The fungi Sclerotinia minor and S. sclerotiorum are the causal agents of two similar diseases of peanut (Arachis hypogaea L.). Both diseases cause significant losses in the Australian peanut industry. Chemical and cultural control methods will not provide complete control. Development of cultivars with resistance to Sclerotinia will be an important component of integrated control. The capacity to breed and select for such resistance efficiently must be established before serious investment of resources is made to develop Sclerotinia resistant cultivars. The aims of this project are: (1) to generate information that will assist in the improvement of Sclerotinia resistance in peanut; (2) to develop screening techniques; (3) to identify Sclerotinia resistant peanut germplasm; (4) to understand the inheritance and estimate heritability of resistance to S. minor; (5) to assess response to selection for resistance; and (6) to test the effectiveness of identified sources of resistance against both S. minor and S. sclerotiorum.
Experiments were conducted to develop screening techniques applicable for this project and a full scale breeding program. A previously unpublished technique for evaluating physiological resistance was described and modified. The artificial inoculation technique using colonised bean pod segments was found to be more robust than using colonised agar disks: discriminating among the physiological resistance of peanut genotypes to Sclerotinia whether used in controlled environment cabinets or the simple tent structures, and working well with both whole plants and detached stems. Cultivars and lines with the shortest lesion length in this test have demonstrated resistance to S. minor in field experiments in both Australia and in the USA.
The use of a tent structure in place of a controlled environment cabinet (CEC) to create a high humidity environment allowed larger numbers of individuals to be tested at one time. With this technique, glasshouse space and labour costs, rather than the size of the available CECs, are the limits to the number of individuals that can be tested at one time. This will allow mass screening of segregating populations or replicated testing of progenies in a breeding program context that would not be possible with limited CEC facilities.
Calculating a Moderated Lesion Length (MLL) by eliminating the failed or very small lesions was found to improve precision in measuring resistance responses of genotypes. Compared to average lesion length, the MLL had a stronger association with foci count (FC), a measure of resistance in the field. In cases where the small lesions do not occur independently of peanut genotype, a small lesion count (SLC) can be used to describe that variation.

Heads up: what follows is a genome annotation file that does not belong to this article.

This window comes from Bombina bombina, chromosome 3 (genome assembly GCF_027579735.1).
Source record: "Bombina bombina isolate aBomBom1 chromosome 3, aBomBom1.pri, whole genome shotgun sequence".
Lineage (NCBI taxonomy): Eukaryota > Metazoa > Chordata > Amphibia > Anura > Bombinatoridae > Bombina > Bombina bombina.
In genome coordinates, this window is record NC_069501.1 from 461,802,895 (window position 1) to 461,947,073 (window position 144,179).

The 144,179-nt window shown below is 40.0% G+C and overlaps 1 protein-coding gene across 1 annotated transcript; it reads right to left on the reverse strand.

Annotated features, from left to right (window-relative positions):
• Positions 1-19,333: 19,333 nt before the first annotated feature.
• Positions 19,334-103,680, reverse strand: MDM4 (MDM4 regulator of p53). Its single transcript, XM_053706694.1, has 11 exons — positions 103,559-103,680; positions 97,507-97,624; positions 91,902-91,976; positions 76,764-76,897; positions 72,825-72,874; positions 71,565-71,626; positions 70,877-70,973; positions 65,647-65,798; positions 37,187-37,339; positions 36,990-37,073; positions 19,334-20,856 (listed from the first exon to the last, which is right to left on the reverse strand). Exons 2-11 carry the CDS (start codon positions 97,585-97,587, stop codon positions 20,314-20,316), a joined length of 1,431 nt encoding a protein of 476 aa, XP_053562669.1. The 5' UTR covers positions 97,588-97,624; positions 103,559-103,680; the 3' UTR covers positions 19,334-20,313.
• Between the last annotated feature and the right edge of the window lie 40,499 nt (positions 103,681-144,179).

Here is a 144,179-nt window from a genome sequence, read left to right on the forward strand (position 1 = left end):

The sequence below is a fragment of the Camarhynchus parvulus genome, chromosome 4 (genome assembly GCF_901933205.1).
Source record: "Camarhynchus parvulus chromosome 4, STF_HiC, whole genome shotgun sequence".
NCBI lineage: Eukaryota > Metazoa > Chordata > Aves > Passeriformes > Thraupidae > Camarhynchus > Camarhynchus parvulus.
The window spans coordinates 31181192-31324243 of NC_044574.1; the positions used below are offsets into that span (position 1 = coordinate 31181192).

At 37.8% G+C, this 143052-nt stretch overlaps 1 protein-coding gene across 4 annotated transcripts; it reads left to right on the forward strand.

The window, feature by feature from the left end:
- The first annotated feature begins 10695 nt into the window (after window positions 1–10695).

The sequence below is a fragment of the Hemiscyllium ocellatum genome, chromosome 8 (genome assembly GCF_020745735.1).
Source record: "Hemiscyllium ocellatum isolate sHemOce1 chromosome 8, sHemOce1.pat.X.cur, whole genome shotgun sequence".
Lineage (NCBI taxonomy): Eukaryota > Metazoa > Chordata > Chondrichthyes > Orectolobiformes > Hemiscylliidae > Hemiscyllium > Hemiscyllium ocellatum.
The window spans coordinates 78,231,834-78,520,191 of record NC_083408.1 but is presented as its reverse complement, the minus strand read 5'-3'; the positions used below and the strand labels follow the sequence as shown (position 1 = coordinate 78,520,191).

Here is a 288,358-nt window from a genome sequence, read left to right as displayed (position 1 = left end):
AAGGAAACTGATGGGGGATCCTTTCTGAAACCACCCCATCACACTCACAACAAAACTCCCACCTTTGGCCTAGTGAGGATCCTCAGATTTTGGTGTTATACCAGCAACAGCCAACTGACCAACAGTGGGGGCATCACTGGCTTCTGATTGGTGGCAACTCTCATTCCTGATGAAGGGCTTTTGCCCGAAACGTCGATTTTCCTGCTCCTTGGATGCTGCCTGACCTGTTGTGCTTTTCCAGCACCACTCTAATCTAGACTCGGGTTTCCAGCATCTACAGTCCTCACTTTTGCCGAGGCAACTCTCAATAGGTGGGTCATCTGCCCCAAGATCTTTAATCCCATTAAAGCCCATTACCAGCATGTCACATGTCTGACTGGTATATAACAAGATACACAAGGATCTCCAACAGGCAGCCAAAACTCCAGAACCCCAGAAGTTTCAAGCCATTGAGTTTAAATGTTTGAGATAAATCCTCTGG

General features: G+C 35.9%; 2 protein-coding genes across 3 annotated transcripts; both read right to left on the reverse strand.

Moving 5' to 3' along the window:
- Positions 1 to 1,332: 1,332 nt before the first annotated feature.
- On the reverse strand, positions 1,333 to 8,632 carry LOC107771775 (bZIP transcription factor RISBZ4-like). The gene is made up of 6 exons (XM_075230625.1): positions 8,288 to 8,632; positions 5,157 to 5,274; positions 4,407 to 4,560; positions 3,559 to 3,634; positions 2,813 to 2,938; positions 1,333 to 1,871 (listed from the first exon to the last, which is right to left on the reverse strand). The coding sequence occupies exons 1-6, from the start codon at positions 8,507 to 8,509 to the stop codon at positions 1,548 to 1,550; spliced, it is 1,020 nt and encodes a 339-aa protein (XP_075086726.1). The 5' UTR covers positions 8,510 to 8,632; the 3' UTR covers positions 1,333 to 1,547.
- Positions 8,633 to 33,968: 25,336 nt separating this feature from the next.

The detached stem technique examined in this thesis was another useful tool for screening, particularly in situations where seed production by the plants is deemed critical, or where the seed quantity available would not provide sufficient replication for the pot-based glasshouse test.
This study has clearly established that material which shows resistance to S. minor in the USA, is resistant to S. minor and quite likely to be resistant to S. sclerotiorum in Australia. The high level of resistance to both S. minor and S. sclerotiorum in germplasm from Texas, particularly TxAG-4, was confirmed. The component lines of Virginia 93 Bunch showed good resistance in the field, which is primarily architectural resistance. Physiological resistance to S. minor was also identified in a cultivar and a landrace from Indonesia and three rust resistant breeding lines from Queensland. All germplasm found to have high physiological resistance to S. minor belonged to the Spanish type.
Inheritance of physiological resistance to S. minor was studied using a Generation Means Analysis (GMA) of the cross TxAG-4/VA 861102 and its reciprocal. The broad-sense heritability of physiological resistance on a single plant basis was estimated at 47%, much higher than earlier estimates obtained in field studies. The average gene action of Sclerotinia resistance genes from TxAG-4 was found to be additive. No dominance effects were detected in the GMA. A small but significant reciprocal effect between TxAG-4 and VA 861102 indicated that VA 861102 passed on some physiological resistance maternally.
Selection of single F2 and F3 plants successfully achieved an improvement in physiological resistance as measured by MLL. Selection was based on both MLL and seed production and further work should be conducted to quantify the comparative contribution of these two criteria. To estimate a realised heritability of physiological resistance in early generation selection it may be necessary to use a detached stem technique so that seed production occurs independently of expression of disease resistance. Successful selection of highly resistant genotypes from small F2 and F3 populations was taken as a possible indication of oligogenic control of resistance.
An experiment was conducted to confirm the value of resistance against both S. minor and S. sclerotiorum. TxAG-4 was found to have physiological resistance to both S. minor and S. sclerotiorum. This resistance was expressed against both Sclerotinia species by progeny that were selected for resistance to S. minor.
On the basis of the information obtained, the comparative advantages of three strategies for Sclerotinia resistant cultivar development are described: (1) introduction of germplasm; (2) recurrent backcrossing with screening and crossing in the BCnF1 generation; and (3) pedigree selection. At present introduction and backcrossing are recommended as the preferred strategies. Pedigree selection for Sclerotinia resistance is expected to become increasingly valuable after the development, by introduction and backcrossing, of Sclerotinia resistant cultivars with other desirable combinations of traits.